You can just drive up to it. You weave up and up into the California hills; things get dustier and dustier until the road below you is dust, and just when it seems like your future is dust, you’re in Bodie.
It was a mining camp in 1859. People had seen gold in its hills. It eventually became a town. The clock ticked away as it saw its boom, its peak, its fires, its decline. In 1962, its clock stopped.
Today, Bodie’s 110 silent buildings sit spaced out for traffic that isn’t there. A barbershop, a church, a mill, a morgue. A leaning hotel is held up by a beam; forever falling, never to fall.
Where Is Bodie, California?
Bodie sits nearly 8,400 feet up in the Bodie Hills in Mono County, California. It’s an hour northeast of Yosemite National Park. Once home to around 10,000 people — then fewer and fewer until it was home to none — it’s now called Bodie State Historic Park.
The state of California keeps the town in “arrested decay.” Park workers don’t restore it, but merely maintain it in its ghostly state. You’ll see buildings crumbling but never crumble, falling but never fall. The ones that couldn’t hang on long enough lay in frozen heaps. Others, though, stand strong, full of their original items but long devoid of their owners.
What Happened In Bodie?
In 1859, four miners, including a man named Waterman (or William, or Wakeman — nobody knows) S. Bodey, found a good place to look for gold in the hills near the California-Nevada border. Bodey died in a blizzard not long after, but a small mining town sprung up at their camp. The new townsfolk named it after the lost prospector — they didn’t spell his last name right and couldn’t remember his first, but they were thankful for the gold.
The town slowly grew. In 1875, when a large vein of gold and silver was discovered, it really grew. At its peak, in 1879 to 1880, Bodie’s population jumped by 40 to 50 every day. It had 2,000 buildings and a mile-long Main Street. In the north, it had a Chinatown. There were 200 restaurants to feed between 6,000 and 10,000 starving miners and their families. There were also 60 saloons — and thus, a fair amount of danger. People were robbed and shot quite often.
“Have we a man for breakfast?” the townsfolk used to say. That was their way of asking if anyone had been killed the night before.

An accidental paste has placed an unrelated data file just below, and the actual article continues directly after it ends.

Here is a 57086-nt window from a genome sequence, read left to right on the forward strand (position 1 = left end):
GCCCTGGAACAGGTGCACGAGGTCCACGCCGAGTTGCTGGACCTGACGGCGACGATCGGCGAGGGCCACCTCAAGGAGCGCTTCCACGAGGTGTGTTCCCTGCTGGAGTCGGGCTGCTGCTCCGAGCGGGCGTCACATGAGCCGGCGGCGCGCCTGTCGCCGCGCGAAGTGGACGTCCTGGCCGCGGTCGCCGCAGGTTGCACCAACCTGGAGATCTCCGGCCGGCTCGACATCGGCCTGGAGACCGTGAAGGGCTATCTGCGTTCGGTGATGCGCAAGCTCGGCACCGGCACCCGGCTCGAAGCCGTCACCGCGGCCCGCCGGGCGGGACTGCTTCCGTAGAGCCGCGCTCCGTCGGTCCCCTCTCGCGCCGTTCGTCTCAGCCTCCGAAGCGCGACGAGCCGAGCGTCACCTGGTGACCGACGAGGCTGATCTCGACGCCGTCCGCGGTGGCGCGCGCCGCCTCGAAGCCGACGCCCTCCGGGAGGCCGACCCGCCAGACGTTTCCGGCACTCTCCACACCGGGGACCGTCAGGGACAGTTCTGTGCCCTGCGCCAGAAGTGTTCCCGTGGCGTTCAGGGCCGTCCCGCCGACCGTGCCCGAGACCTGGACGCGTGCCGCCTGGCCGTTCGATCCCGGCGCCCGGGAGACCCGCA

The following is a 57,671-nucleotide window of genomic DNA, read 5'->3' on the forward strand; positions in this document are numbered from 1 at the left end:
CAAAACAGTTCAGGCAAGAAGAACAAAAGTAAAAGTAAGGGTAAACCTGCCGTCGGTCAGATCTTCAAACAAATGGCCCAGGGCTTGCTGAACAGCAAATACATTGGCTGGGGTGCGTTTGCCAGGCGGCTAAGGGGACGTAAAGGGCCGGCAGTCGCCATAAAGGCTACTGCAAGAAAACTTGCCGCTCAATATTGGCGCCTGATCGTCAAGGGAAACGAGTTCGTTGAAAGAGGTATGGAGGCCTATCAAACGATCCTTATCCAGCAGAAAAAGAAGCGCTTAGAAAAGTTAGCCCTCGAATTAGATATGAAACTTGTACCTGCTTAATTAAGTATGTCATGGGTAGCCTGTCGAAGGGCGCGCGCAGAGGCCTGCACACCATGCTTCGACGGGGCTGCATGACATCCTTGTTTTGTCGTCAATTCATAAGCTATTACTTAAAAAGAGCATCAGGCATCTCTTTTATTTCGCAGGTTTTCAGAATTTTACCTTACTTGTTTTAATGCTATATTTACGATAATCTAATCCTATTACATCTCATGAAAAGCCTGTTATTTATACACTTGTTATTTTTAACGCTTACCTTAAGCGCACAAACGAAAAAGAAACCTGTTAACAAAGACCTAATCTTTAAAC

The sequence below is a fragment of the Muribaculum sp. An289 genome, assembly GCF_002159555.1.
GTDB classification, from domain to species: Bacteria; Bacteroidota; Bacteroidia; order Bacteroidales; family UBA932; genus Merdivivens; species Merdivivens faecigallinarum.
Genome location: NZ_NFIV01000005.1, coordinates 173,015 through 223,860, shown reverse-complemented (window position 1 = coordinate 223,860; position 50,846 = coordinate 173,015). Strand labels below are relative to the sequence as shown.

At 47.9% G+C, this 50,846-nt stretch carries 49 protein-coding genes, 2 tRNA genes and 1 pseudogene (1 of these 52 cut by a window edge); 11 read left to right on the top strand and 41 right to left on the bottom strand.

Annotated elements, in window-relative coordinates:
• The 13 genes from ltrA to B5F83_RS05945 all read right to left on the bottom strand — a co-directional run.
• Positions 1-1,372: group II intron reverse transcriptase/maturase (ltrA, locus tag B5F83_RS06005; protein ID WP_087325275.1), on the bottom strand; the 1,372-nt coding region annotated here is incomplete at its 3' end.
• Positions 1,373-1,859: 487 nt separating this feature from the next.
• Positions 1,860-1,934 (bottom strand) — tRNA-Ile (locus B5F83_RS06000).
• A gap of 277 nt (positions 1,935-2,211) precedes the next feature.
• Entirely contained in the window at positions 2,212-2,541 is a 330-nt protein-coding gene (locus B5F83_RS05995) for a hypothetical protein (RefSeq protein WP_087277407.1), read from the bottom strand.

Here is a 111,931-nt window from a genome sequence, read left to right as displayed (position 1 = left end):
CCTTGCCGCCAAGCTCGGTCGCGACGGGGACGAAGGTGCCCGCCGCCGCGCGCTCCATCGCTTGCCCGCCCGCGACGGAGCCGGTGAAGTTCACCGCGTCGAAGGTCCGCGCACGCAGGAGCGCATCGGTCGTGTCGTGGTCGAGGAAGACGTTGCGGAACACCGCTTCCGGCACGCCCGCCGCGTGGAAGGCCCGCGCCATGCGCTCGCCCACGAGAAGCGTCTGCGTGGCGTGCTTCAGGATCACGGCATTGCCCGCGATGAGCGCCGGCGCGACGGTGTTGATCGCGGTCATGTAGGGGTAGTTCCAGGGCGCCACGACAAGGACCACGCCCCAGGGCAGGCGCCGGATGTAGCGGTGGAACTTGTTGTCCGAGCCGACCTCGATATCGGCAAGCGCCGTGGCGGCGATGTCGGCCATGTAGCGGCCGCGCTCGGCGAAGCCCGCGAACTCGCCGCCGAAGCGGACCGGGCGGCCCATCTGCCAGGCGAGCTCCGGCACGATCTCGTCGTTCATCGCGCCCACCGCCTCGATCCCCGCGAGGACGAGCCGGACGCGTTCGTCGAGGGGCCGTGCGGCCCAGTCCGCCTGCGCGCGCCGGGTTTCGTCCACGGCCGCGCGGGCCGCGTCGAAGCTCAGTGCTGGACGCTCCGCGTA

Yet it took the gold running out to run the people out. By 1881, the mines were depleted, and Bodie’s population evaporated. Ten years after its peak, the town had fewer than 1,000 residents. Two major fires — one in 1892 and another in 1932 — brought the physical town down to the size it is today. By the mid-twentieth century, it was mostly empty, and in 1962, the state stopped its clock. Its population is zero.
Note: Here’s California State Parks’ fantastic pamphlet on Bodie (PDF), if you’re interested.
What Is The Curse Of Bodie?
The Curse of Bodie has nothing to do with the fires or the shootings. It’s a cautionary tale gone wrong.
It started because people wouldn’t stop taking artifacts from the historic park. They’d take weatherworn shoes or pieces of glass from shattered windows — somebody once ran off with a piano. Those may seem unequal, but all objects carry equal significance in telling the story of Bodie. Park workers are specifically there to interpret and preserve that story, both of the mining town and of the Native American migration patterns that ran through it for centuries before.
So a park ranger, pure and simple, made up a curse: If you take something from Bodie, bad luck will come around to get you.
People believed it. Particularly those who’d taken something. They’d send shoes back, glass shards back, even items from the gift shop back. (No news on the piano.) They’d often include letters with heartfelt apologies — they didn’t expect their fish to pass, or their romantic life to tank, or any of this turmoil. The park received so many returned items that they put them on display.
Then, of course, people started taking things just to send them back. They wanted to see their stolen, now-contextless items displayed on their next visit. Between that and their obligation to file a police report for every stolen item that comes back in the mail, park rangers don’t talk about the curse much anymore.
Know Before You Go
Bodie State Historic Park is open 9 a.m. to 6 p.m. during its summer season (April 15 to October 31) and 9 a.m. to 4 p.m. during its winter season (November 1 to April 14). Guided tours, though currently canceled due to COVID-19, are normally offered daily. You can also book private tours through the Bodie Foundation. General admission is around $10 for adults, and younger visitors receive a discounted rate (see California State Parks’ page on Bodie for exact prices). Bring exact cash or a check — cards are not currently accepted.
Faraway visitors should plan their trips to Bodie during warmer months, as the mountainous area is often blanketed in feet of snow during winter, and the only highway to the park sometimes closes due to inclement weather. If you do visit during winter, bring snowshoes, skis, or a snowmobile (which can only be used on designated roads). Even during warmer seasons, you should bring a jacket, as the mountain air can swing to extremes year-round.
It’s a ghost town — ghosts don’t need food and water, but you, the visitor, do. Bring snacks and enjoy them at the picnic area. Luckily, there are bathrooms near the parking and picnic areas. While, again, it’s a ghost town, you should still knock.
The park is wheelchair and stroller accessible, though some of the better views (like inside windows) require moving on uneven surfaces. Those with difficulty breathing may struggle with the high-altitude air. The California Department of Parks and Recreation has more on the park’s accessibility.
And remember, unless you bought something from the gift shop, don’t take anything. Every item removed is history ripped away from this dusty, historic town.